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Austin Grigg

Husband, father of three boys, dabbling theologian, web developer and business owner.

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I’ve often struggled with doubt. Sometimes it settles in over a long period of time like a debilitating fog, but most of of the time it just sits there at the back of my mind, nagging at me. If all the world is in hi-definition color, then doubt is like a color blindness or that strange green glow that creeps in from the corner on old vacuum tube TVs.

Doubt will arrive while I’m driving in the car, or taking a shower, or lying still in bed at night. It will whisper in my ear…

Do you really have what it takes to lead?

Is your life really making a difference?

Can you really hold your family together?

Did you make the right decision?

Is God really there?

Of course, you can tell yourself that those things aren’t true. The tricky thing about doubt is it doesn’t tell you a lie, it just makes you question what you know to be true. It starts pulling on the thread that begins to unravel the neatly knitted sweater we’ve woven together of our decisions and beliefs and hopes; and suddenly, our warm sweater has let in a draft.

Doubt can begin to consume my thoughts and paralyze me from being able to enjoy the present. Doubt never lives in the present, it always draws my attention to something I did the the past or something that I’m worried about in the future. Often if I can make it back to the present then I can finally find some clarity.

I don’t have a silver bullet for doubt, I have not figured it out. I suspect I will wrestle with it for much of my life. When the questions are whirling through my mind and the fog seems thick I often go back to a conversation with my friend Winn almost 10 years ago at a coffee shop in Clemson, SC. He would often tell me that God is big enough to handle my doubt. When doubt presses in, he would remind me of Peter’s words in John 6, “Simon Peter answered him, ‘Lord, to whom shall we go? You have the words of eternal life. We have come to believe and to know that you are the Holy One of God.’”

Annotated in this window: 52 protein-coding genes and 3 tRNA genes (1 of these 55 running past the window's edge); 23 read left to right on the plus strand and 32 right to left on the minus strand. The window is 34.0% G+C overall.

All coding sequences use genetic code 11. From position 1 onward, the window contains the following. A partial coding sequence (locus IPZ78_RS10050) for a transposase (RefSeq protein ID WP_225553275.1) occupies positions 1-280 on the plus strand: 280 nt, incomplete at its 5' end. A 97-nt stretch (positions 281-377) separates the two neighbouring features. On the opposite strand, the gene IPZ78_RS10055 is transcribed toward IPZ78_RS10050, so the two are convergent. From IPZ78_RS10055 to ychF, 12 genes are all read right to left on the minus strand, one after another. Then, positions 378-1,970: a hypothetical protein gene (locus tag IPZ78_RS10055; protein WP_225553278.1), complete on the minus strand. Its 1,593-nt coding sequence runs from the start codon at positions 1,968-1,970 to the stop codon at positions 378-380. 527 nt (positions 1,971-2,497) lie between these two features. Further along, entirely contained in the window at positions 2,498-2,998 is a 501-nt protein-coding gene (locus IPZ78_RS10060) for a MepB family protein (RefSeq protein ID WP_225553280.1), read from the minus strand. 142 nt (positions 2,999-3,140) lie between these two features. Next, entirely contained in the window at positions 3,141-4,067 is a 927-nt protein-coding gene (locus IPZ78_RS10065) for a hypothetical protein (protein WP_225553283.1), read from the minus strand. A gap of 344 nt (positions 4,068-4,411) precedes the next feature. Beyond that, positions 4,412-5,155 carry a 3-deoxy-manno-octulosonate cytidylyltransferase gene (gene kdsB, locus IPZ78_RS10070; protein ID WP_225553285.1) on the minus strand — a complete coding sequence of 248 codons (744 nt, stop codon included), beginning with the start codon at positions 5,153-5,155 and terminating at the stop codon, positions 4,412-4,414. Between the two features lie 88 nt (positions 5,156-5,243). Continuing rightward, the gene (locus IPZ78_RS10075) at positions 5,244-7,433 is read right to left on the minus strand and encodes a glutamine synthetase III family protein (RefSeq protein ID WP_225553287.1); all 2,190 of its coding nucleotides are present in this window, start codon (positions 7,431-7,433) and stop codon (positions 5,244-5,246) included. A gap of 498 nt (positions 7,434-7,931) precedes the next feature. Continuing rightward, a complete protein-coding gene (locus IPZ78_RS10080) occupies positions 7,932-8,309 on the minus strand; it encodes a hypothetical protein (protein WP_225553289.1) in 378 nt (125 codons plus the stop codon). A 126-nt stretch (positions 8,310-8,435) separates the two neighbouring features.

Everyone was deserting Jesus – he was not the political hero they were expecting – and Jesus asks his disciples if they want to leave as well. Peter simply asks in reply where else would we go? It isn’t a particularly intellectually satisfying answer, but it rings true to me. Peter had walked with Jesus, left everything for him, seen him heal the blind. Sometimes all we can do is hold fast to our friends and trust in what we have seen and heard and know to be true.

Peter himself would continue to wrestle with doubt. Stepping out of the boat only to begin sinking at the sight of the storm. Staring at a handful of fish and a hungry crowd. Declaring resolute loyalty and swearing he never knew Jesus until hearing the rooster’s incriminating crow. Thankfully, God is big enough for Peter’s doubt and for mine – Jesus didn’t let Peter drown, he pulled him up out of the water and back into the boat.

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